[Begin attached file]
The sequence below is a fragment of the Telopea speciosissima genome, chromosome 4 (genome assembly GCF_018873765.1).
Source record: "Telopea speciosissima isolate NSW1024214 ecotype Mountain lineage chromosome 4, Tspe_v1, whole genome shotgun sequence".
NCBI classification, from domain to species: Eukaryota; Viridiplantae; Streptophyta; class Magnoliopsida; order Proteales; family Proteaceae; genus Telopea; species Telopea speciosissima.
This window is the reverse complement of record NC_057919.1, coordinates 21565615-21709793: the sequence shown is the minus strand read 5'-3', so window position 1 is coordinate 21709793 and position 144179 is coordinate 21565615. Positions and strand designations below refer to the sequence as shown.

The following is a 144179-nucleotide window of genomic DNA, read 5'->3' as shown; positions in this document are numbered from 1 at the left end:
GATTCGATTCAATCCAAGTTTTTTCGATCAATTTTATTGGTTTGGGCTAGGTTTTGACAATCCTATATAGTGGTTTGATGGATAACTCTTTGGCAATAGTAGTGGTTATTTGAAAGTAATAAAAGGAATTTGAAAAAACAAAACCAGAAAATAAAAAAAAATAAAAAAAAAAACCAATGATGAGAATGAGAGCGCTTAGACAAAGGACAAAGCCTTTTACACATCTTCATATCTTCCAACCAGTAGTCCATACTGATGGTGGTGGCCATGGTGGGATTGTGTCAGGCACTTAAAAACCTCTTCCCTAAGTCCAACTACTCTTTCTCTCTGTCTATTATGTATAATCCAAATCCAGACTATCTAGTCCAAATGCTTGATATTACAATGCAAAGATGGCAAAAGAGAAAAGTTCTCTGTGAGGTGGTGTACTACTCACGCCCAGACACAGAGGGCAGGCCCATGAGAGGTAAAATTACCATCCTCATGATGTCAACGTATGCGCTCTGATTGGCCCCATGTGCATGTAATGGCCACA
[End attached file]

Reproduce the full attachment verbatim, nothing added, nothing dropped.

The sequence below is a fragment of the Telopea speciosissima genome, chromosome 4 (genome assembly GCF_018873765.1).
Source record: "Telopea speciosissima isolate NSW1024214 ecotype Mountain lineage chromosome 4, Tspe_v1, whole genome shotgun sequence".
NCBI classification, from domain to species: Eukaryota; Viridiplantae; Streptophyta; class Magnoliopsida; order Proteales; family Proteaceae; genus Telopea; species Telopea speciosissima.
This window is the reverse complement of record NC_057919.1, coordinates 21565615-21709793: the sequence shown is the minus strand read 5'-3', so window position 1 is coordinate 21709793 and position 144179 is coordinate 21565615. Positions and strand designations below refer to the sequence as shown.

The following is a 144179-nucleotide window of genomic DNA, read 5'->3' as shown; positions in this document are numbered from 1 at the left end:
GATTCGATTCAATCCAAGTTTTTTCGATCAATTTTATTGGTTTGGGCTAGGTTTTGACAATCCTATATAGTGGTTTGATGGATAACTCTTTGGCAATAGTAGTGGTTATTTGAAAGTAATAAAAGGAATTTGAAAAAACAAAACCAGAAAATAAAAAAAAATAAAAAAAAAAACCAATGATGAGAATGAGAGCGCTTAGACAAAGGACAAAGCCTTTTACACATCTTCATATCTTCCAACCAGTAGTCCATACTGATGGTGGTGGCCATGGTGGGATTGTGTCAGGCACTTAAAAACCTCTTCCCTAAGTCCAACTACTCTTTCTCTCTGTCTATTATGTATAATCCAAATCCAGACTATCTAGTCCAAATGCTTGATATTACAATGCAAAGATGGCAAAAGAGAAAAGTTCTCTGTGAGGTGGTGTACTACTCACGCCCAGACACAGAGGGCAGGCCCATGAGAGGTAAAATTACCATCCTCATGATGTCAACGTATGCGCTCTGATTGGCCCCATGTGCATGTAATGGCCACA